QBDOTW: An Un-responsive 35-year-old Female with a History of Graves’ Disease
Welcome to MedSmarter’s USMLE Style Question Break Down of the Week. For those preparing for the USMLE Step 1, this week we break down a high-yield Pharmacology question. As always you want to begin with reading the last sentence of the vignette first to get an understanding of what the question is asking for.
Question Break Down of the Week:
An unresponsive 35-year-old female with a history of Graves’ disease is brought to the emergency department following a bout of confusion and agitation. On physical examination her temperature is 39.4° C (102.9° F), her blood pressure is 104/72 mm Hg, and her pulse is 160/min. A systolic ejection murmur is heard at the apex of the heart, and the patient has 3+ pitting edema at the ankles. Following primary stabilization, which of the following would constitute appropriate pharmacotherapy for this patient’s underlying condition?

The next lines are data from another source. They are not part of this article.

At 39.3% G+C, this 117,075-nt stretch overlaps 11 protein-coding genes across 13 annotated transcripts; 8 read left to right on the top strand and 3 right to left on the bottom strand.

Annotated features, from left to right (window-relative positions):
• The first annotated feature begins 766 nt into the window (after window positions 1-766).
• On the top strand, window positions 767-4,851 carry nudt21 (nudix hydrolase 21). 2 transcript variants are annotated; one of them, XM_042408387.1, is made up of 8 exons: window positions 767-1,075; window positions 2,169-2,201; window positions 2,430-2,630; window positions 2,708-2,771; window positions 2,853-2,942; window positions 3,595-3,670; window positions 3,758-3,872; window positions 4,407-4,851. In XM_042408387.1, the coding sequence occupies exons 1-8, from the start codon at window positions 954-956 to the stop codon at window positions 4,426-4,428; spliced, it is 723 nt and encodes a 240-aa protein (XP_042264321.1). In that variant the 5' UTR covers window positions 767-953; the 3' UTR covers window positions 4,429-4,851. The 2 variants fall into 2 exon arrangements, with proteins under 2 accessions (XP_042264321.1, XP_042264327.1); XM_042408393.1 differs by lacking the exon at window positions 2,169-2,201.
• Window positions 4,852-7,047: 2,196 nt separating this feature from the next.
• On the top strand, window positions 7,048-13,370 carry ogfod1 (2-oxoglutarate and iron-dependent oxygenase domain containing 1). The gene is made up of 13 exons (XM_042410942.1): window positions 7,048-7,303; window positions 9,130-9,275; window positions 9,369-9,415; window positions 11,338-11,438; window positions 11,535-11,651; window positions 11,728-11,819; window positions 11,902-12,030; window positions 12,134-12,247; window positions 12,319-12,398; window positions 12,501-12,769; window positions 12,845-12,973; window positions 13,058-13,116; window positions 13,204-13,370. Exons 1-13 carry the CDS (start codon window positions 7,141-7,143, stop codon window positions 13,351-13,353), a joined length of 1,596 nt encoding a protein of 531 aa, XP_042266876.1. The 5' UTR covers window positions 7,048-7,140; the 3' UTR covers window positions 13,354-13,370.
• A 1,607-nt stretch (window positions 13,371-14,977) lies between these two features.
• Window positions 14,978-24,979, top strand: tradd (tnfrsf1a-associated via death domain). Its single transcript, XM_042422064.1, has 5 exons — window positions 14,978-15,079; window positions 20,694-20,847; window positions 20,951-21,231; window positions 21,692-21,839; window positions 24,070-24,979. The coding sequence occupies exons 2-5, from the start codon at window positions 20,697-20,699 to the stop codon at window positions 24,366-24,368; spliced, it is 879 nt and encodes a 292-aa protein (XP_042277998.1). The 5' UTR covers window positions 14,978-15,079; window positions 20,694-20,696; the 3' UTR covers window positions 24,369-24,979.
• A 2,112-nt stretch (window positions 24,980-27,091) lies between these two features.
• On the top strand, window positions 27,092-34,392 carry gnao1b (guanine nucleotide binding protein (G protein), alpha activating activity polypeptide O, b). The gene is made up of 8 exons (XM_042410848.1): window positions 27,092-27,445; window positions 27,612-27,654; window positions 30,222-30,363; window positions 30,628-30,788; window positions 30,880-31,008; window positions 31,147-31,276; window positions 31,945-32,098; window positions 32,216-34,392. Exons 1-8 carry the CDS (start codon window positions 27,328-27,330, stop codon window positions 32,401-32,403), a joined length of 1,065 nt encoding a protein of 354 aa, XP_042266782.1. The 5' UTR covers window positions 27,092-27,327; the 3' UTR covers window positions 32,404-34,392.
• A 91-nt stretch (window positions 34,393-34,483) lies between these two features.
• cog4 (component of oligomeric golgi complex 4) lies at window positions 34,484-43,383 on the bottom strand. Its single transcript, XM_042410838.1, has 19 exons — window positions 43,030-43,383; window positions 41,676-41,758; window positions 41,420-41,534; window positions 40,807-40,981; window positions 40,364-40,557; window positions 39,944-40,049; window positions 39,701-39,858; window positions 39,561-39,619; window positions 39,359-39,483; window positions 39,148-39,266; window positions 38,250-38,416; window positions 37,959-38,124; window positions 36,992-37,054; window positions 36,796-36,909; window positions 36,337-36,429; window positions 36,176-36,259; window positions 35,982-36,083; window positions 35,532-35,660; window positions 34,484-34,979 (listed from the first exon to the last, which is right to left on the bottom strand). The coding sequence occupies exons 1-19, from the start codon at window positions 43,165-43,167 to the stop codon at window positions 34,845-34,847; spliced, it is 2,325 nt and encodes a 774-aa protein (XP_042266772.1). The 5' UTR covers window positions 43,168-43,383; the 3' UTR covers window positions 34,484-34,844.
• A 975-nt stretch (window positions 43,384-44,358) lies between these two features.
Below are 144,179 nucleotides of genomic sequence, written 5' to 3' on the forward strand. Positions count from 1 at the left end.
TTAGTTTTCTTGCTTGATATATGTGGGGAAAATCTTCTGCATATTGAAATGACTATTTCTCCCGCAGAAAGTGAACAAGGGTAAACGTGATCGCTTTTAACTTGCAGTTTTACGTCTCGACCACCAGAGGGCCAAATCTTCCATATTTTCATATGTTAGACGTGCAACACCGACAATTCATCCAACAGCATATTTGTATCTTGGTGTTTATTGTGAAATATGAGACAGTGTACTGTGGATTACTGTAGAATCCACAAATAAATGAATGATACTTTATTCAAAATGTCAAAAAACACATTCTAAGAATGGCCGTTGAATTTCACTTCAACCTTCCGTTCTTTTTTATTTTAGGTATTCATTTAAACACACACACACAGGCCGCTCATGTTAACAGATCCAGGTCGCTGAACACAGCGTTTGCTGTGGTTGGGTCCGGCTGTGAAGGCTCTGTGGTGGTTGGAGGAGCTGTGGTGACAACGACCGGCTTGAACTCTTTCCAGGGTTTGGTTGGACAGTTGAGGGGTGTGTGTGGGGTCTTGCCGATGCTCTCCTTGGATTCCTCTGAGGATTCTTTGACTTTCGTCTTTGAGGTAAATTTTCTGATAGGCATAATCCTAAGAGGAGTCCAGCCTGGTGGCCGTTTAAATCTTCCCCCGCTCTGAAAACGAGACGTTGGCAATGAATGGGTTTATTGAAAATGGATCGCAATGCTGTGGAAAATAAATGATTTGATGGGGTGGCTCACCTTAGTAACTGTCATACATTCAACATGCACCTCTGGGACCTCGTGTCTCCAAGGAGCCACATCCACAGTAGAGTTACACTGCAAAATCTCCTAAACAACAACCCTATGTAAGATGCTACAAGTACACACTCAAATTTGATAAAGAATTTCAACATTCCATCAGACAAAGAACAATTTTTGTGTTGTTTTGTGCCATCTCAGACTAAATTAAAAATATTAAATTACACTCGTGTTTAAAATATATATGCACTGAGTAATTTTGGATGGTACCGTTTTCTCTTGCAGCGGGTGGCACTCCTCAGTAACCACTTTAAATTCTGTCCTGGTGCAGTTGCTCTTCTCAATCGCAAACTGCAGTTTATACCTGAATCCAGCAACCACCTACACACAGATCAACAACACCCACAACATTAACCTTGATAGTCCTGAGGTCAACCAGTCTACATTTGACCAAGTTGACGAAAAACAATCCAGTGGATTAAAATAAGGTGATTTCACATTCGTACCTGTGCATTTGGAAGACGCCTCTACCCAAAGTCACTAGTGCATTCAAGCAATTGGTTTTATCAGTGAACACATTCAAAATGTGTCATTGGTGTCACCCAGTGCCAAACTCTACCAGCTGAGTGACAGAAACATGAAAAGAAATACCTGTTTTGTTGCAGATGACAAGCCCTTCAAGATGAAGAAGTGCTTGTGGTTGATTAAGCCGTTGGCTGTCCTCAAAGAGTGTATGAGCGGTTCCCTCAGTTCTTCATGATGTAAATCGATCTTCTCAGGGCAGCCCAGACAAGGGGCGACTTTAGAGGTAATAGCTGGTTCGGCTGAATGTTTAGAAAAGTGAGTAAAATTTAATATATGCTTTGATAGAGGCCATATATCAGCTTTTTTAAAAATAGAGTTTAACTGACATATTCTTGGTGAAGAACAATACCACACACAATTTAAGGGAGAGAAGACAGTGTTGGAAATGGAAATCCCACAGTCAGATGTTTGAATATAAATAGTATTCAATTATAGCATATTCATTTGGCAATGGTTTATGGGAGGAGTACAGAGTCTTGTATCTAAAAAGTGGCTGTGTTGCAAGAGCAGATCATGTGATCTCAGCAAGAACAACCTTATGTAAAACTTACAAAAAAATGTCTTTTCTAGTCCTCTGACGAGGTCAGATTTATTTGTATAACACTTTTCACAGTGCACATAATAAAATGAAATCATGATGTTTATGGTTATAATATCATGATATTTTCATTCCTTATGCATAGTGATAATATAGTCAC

The correct answer choice is D: This patient is presenting with a medical emergency: an extreme form of thyrotoxicosis known as “thyroid storm.” The symptoms of this syndrome are due primarily to increased β-adrenergic outflow stimulated by thyroid hormones. After primary stabilization (airway, breathing, and circulation), propylthiouracil or methimazole is the most appropriate pharmacologic treatment for this condition. These agents inhibit the endogenous synthesis of thyroxine, which can cause or worsen this condition.
Did you think the answer was different?
Did you think that the correct answer choice was other than C? You can view this video for a deeper discussion of why A, B, C, and E are not the correct answer choices.
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